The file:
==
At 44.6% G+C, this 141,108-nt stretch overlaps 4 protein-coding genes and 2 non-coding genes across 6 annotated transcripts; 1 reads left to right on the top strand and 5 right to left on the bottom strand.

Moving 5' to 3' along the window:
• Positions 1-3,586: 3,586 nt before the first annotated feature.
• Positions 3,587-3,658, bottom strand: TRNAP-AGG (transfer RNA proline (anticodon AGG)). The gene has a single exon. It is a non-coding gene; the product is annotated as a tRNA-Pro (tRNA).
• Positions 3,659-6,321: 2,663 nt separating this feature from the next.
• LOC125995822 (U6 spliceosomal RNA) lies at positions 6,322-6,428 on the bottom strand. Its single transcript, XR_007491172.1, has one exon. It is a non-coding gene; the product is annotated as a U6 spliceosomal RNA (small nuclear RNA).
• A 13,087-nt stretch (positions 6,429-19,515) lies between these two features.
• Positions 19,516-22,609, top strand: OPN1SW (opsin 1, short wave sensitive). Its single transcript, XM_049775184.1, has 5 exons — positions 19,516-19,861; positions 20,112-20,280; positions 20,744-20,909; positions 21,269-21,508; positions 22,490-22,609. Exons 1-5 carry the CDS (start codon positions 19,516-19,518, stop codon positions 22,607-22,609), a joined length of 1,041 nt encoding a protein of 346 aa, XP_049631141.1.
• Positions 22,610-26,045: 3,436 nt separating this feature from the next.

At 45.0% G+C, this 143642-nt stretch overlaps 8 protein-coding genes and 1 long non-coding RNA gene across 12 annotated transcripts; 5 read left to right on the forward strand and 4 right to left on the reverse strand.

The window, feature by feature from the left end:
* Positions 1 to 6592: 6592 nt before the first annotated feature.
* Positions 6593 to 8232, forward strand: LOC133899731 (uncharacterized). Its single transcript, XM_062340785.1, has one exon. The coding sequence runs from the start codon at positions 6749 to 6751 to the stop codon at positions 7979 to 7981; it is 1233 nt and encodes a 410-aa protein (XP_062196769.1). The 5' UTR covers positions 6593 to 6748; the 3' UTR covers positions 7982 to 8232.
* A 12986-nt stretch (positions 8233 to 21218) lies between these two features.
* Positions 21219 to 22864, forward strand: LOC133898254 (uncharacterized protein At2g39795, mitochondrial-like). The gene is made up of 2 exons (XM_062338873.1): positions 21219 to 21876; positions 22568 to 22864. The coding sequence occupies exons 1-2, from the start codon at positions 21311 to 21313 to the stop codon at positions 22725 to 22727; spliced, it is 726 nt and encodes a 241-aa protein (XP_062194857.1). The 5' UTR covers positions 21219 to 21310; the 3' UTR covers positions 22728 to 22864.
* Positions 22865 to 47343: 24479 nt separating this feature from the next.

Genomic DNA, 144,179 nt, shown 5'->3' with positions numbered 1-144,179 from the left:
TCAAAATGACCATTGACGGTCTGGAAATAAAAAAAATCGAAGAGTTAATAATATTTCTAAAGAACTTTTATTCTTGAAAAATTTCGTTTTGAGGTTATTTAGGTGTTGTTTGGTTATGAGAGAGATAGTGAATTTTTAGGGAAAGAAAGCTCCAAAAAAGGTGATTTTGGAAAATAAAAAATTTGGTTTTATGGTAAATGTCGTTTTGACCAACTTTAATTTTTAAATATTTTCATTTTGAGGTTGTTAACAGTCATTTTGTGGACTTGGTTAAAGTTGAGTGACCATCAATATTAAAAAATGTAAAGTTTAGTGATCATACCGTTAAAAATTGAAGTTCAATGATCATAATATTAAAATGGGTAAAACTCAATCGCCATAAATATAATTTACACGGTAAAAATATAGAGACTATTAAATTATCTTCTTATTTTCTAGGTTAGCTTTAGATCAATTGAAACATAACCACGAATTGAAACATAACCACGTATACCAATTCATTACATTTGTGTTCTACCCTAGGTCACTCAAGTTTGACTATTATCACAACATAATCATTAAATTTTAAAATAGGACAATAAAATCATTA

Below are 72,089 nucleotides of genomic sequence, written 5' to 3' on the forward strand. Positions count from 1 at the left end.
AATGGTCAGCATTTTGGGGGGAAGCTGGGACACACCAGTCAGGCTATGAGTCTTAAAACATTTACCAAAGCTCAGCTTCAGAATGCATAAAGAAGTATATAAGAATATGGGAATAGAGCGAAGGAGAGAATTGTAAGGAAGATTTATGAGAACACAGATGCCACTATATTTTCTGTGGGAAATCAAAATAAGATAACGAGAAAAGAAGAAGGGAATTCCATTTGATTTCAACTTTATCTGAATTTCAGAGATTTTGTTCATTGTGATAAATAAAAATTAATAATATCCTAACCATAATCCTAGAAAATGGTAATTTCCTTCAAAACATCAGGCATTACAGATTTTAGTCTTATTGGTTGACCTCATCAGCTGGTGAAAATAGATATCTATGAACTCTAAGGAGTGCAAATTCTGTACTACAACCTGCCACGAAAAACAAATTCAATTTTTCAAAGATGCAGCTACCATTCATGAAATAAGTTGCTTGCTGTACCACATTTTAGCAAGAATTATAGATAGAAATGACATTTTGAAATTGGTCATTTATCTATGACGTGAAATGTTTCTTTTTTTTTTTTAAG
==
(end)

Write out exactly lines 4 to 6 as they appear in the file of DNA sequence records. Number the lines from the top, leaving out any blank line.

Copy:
• Positions 3,587-3,658, bottom strand: TRNAP-AGG (transfer RNA proline (anticodon AGG)). The gene has a single exon. It is a non-coding gene; the product is annotated as a tRNA-Pro (tRNA).
• Positions 3,659-6,321: 2,663 nt separating this feature from the next.
• LOC125995822 (U6 spliceosomal RNA) lies at positions 6,322-6,428 on the bottom strand. Its single transcript, XR_007491172.1, has one exon. It is a non-coding gene; the product is annotated as a U6 spliceosomal RNA (small nuclear RNA).